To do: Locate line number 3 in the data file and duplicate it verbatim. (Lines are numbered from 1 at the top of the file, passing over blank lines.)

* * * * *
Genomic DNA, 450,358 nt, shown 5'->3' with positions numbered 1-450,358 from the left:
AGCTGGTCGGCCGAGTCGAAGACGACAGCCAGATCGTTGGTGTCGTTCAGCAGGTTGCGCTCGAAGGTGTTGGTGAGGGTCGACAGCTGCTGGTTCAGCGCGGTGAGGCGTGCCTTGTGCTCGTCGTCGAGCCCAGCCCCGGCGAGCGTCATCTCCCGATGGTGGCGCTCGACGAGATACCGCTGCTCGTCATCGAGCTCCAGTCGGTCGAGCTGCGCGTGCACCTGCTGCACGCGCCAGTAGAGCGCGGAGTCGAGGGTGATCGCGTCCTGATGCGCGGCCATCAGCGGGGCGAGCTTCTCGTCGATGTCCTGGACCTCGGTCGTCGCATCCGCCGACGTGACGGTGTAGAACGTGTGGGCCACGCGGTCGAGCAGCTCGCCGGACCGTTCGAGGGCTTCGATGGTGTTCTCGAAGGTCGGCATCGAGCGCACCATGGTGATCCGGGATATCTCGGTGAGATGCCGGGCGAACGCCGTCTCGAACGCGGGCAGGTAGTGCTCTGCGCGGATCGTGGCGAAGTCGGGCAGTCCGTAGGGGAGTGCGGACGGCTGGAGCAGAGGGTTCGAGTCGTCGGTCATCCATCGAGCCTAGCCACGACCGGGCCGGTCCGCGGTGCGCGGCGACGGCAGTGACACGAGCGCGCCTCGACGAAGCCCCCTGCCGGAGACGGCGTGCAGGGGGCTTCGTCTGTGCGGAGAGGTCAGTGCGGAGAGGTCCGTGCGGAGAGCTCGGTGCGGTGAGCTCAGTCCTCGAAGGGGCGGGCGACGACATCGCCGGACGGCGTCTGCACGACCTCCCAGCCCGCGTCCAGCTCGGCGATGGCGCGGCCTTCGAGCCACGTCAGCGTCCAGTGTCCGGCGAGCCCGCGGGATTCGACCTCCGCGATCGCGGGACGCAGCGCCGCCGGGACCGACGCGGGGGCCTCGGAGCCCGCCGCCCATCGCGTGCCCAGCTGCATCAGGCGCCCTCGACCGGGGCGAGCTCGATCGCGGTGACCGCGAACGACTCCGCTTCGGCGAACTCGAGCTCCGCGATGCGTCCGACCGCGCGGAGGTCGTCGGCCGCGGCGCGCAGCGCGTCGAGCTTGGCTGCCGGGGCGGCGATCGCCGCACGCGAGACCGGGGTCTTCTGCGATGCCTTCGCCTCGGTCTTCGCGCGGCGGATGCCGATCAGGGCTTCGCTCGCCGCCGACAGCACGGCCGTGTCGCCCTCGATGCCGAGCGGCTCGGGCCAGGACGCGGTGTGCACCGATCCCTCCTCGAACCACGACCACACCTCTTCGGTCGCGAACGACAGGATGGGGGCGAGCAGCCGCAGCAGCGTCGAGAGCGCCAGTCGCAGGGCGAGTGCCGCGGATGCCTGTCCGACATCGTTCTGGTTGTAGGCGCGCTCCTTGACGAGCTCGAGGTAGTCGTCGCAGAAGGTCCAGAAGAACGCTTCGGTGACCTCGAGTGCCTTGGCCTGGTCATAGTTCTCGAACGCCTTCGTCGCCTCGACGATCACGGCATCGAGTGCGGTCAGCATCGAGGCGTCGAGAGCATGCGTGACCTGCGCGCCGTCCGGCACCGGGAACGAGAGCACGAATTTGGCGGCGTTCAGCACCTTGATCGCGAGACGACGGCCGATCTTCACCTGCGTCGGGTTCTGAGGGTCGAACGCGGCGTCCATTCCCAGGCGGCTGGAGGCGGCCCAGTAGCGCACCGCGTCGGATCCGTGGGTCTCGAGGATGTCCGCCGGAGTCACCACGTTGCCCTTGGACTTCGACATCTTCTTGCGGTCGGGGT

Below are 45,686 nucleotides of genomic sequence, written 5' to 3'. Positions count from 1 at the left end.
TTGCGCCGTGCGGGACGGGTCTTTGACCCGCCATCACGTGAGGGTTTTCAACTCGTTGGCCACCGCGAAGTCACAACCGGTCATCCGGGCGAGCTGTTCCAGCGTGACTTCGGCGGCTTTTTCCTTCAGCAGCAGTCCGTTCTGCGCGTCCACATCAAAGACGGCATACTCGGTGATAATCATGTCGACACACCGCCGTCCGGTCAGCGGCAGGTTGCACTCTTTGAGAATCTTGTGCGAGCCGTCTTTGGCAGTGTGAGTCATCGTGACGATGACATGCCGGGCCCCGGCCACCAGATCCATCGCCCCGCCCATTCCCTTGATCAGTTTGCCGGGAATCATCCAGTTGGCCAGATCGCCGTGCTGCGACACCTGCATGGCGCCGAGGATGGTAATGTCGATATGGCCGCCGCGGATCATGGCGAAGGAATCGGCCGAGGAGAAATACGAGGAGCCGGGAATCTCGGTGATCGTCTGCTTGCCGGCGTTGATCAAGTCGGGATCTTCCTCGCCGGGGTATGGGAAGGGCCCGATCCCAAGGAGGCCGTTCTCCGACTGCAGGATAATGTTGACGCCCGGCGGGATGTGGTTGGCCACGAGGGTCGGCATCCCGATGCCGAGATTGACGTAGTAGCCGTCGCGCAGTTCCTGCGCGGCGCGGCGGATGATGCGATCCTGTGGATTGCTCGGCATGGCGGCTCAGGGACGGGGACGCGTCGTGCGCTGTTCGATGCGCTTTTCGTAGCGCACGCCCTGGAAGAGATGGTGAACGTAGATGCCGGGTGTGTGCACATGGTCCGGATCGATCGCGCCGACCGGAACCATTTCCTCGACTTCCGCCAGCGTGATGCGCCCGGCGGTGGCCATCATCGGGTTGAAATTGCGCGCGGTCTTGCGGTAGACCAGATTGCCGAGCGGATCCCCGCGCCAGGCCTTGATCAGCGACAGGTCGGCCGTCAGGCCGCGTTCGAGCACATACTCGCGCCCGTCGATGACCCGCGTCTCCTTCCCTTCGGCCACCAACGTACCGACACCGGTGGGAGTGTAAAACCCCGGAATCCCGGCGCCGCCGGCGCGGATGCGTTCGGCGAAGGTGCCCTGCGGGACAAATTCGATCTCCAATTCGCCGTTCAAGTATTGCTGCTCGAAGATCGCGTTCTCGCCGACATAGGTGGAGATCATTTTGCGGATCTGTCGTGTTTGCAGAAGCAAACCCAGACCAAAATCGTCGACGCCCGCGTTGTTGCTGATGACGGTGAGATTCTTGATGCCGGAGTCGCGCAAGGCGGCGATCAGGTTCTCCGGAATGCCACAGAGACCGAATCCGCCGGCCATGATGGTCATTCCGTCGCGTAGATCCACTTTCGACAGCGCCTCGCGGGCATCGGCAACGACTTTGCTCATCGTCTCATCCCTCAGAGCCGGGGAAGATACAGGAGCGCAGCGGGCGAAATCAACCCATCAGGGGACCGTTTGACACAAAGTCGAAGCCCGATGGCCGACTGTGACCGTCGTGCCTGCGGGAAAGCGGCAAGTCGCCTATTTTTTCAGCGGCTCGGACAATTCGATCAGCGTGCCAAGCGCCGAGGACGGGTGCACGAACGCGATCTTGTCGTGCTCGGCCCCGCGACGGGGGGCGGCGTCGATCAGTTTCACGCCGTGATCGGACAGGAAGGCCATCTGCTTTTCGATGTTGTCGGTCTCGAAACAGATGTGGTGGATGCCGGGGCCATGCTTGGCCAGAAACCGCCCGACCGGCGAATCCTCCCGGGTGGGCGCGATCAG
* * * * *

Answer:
Below are 45,686 nucleotides of genomic sequence, written 5' to 3'. Positions count from 1 at the left end.